Every QuickTime movie has its own time base. A movie’s time base allows all the tracks that make up the movie to be synchronized when the movie is played. The Movie Toolbox provides a number of functions that allow your application to determine and establish the time parameters of a movie:
You can use the
GetMovieTimeBasefunction to retrieve the time base for a movie.
You can work with a movie’s current time by calling the
You can work with a movie’s time scale by calling the
The Movie Toolbox can calculate the total duration of a movie. You can use the
GetMovieDurationfunction to retrieve a movie’s duration.
Your application can call the
SetMovieRateto work with a movie’s playback rate.
The next sections discuss those functions. Later sections in this chapter discuss the Movie Toolbox functions that allow you to work with the time parameters of tracks and media structures. For information about more functions that work with time, see Time Base Functions.
About Movie Time
At the most basic level, the Movie Toolbox allows you to process time based data. As such, the Movie Toolbox must provide a description of the time basis of that data as well as a definition of the context for evaluating that time basis. In QuickTime, a movie’s time basis is referred to as its time base. Geometrically, you can think of the time base as a vector that defines the direction and velocity of time for a movie. The context for a time base is called its time coordinate system. Essentially, the time coordinate system defines the axis on which the time base vector is plotted. The smallest single unit of time marked on that axis is defined by the time scale as the units per absolute second.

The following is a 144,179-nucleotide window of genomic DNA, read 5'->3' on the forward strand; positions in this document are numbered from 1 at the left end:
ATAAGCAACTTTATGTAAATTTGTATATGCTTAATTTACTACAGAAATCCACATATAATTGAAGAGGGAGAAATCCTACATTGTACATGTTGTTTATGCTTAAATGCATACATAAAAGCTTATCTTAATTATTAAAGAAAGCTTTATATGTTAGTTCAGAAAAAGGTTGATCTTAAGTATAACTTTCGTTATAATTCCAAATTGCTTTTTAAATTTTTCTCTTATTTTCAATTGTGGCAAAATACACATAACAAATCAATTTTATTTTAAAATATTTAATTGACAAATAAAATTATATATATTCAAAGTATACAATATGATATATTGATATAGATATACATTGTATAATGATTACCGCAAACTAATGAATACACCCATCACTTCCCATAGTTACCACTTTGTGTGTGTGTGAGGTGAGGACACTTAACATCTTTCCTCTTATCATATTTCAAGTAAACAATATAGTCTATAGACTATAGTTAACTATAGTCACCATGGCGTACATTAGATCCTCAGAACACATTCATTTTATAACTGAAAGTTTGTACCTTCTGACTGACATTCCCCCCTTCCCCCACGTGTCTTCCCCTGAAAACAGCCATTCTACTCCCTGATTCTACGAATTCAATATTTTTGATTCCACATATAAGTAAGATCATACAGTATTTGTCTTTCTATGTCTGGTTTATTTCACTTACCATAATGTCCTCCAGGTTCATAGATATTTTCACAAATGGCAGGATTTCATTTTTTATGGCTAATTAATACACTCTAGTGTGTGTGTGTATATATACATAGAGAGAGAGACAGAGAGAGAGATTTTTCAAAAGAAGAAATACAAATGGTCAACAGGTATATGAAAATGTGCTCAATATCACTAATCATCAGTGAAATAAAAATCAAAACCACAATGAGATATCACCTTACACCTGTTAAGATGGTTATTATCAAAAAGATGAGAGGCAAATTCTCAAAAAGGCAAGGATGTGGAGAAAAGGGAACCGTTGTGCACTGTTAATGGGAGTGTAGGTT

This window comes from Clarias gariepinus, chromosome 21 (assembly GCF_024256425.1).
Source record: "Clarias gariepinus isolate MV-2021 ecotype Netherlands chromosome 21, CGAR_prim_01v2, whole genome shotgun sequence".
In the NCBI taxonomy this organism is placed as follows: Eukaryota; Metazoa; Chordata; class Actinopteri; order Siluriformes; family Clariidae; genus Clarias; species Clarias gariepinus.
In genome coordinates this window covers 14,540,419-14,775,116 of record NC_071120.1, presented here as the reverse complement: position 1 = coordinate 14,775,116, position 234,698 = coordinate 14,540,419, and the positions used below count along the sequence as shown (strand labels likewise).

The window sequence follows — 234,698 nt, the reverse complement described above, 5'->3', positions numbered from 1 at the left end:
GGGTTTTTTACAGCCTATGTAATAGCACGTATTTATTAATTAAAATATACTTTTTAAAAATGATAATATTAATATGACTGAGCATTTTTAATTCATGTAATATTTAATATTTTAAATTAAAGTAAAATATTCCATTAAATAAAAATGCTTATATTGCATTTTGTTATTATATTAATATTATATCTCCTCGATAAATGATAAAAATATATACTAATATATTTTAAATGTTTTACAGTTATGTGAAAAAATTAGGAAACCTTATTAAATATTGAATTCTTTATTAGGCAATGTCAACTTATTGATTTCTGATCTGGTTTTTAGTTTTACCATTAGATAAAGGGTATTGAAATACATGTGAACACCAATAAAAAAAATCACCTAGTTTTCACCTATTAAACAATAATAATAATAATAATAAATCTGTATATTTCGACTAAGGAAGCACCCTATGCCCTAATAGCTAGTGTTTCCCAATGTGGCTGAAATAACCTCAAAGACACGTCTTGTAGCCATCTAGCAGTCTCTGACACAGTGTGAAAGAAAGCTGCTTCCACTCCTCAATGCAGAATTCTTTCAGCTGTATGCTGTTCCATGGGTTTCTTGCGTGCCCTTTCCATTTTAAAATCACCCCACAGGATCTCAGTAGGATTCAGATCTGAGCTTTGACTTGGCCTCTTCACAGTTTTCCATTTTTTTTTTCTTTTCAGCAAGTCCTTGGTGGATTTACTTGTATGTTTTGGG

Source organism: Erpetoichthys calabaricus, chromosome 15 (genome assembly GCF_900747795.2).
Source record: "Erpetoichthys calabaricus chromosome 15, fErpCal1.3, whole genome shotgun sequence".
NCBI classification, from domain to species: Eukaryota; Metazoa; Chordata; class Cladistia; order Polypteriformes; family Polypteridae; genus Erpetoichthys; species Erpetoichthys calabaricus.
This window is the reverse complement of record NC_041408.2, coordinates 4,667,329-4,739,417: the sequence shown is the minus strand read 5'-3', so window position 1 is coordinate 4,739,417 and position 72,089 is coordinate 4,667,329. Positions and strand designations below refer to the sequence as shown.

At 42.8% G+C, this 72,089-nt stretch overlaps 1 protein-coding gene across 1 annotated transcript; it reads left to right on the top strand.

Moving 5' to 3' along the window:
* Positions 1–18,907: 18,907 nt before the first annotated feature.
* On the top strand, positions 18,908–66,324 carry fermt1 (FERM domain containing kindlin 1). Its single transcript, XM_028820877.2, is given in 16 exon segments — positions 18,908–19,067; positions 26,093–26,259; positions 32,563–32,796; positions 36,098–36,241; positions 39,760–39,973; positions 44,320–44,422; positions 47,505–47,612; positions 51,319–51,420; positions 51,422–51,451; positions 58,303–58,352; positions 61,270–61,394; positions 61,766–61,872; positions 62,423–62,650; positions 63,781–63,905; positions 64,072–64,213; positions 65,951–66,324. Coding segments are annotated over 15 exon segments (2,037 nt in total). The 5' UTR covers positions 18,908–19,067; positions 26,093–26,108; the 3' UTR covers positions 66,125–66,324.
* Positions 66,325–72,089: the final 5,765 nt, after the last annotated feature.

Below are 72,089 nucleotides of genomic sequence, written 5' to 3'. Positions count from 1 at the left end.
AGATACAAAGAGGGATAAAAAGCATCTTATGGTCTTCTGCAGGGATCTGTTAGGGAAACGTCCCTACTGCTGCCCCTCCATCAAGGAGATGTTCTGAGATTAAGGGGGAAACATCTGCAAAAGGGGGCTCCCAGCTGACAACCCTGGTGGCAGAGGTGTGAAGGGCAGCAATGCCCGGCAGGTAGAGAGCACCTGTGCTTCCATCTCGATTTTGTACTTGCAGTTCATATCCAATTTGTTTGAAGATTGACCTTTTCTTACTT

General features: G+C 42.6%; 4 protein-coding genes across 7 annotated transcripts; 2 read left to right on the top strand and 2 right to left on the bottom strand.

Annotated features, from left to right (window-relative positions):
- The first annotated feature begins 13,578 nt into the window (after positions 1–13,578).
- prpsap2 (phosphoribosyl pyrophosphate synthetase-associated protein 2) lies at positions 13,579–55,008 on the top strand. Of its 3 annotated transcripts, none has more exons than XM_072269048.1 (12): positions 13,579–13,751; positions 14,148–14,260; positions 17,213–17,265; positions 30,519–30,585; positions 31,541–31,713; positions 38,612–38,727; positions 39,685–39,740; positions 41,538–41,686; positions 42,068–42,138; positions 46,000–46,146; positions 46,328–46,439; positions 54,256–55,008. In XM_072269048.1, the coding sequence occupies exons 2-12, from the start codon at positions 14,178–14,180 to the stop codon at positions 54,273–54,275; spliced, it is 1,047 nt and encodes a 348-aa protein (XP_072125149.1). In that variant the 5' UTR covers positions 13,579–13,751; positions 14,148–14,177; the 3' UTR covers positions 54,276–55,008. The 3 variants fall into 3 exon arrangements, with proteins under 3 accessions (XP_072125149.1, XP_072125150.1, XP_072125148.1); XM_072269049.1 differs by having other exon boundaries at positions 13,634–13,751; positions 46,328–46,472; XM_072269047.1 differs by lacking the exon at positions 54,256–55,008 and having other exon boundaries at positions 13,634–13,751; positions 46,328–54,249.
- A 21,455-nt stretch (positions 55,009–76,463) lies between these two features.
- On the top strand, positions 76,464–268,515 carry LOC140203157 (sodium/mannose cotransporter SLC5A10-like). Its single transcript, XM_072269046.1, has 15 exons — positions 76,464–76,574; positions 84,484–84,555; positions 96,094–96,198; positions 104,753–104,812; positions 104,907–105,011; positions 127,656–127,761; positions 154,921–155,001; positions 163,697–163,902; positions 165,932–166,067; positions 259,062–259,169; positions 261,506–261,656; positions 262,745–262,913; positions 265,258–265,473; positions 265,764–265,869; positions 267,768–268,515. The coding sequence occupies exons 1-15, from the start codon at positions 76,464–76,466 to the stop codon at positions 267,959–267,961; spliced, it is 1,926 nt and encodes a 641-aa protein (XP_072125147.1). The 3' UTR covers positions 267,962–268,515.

Time Coordinate Systems
A movie’s time coordinate system provides the context for evaluating the passage of time in the movie. If you think of the time coordinate system as defining an axis for measuring time, it is only natural that this axis would be marked with a scale that defines a basic unit of measurement. In QuickTime, that measurement system is called a time scale.
A QuickTime time scale defines the number of time units that pass each second in a given time coordinate system. A time coordinate system that has a time scale of 1 measures time in seconds. Similarly, a time coordinate system that has a time scale of 60 measures sixtieths of a second. In general, each time unit in a time coordinate system is equal to (1/time scale) seconds. Some common time scales are listed in Table 1-1.
Absolute time measured
Sixtieths of a second (Macintosh ticks)
Sound sampled at 22 kHz
Figure 1-1 shows a duration of two seconds in absolute time and equivalent durations in the common time scales listed in Table 1-1.
A particular point in time in a time coordinate system is represented using a time value. A time value is expressed in terms of the time scale of its time coordinate system. Without an appropriate time scale, a time value is meaningless. For example, in a time coordinate system with a time scale of 60, a time value of 180 translates to 3 seconds. Because all time coordinate systems tie back to absolute time (that is, time as we measure it in seconds), the Movie Toolbox can translate time values from one time coordinate system into another.
Time coordinate systems have a finite maximum duration that defines the maximum time value for a time coordinate system (the minimum time value is always 0). Note that as a QuickTime movie is edited, the duration changes.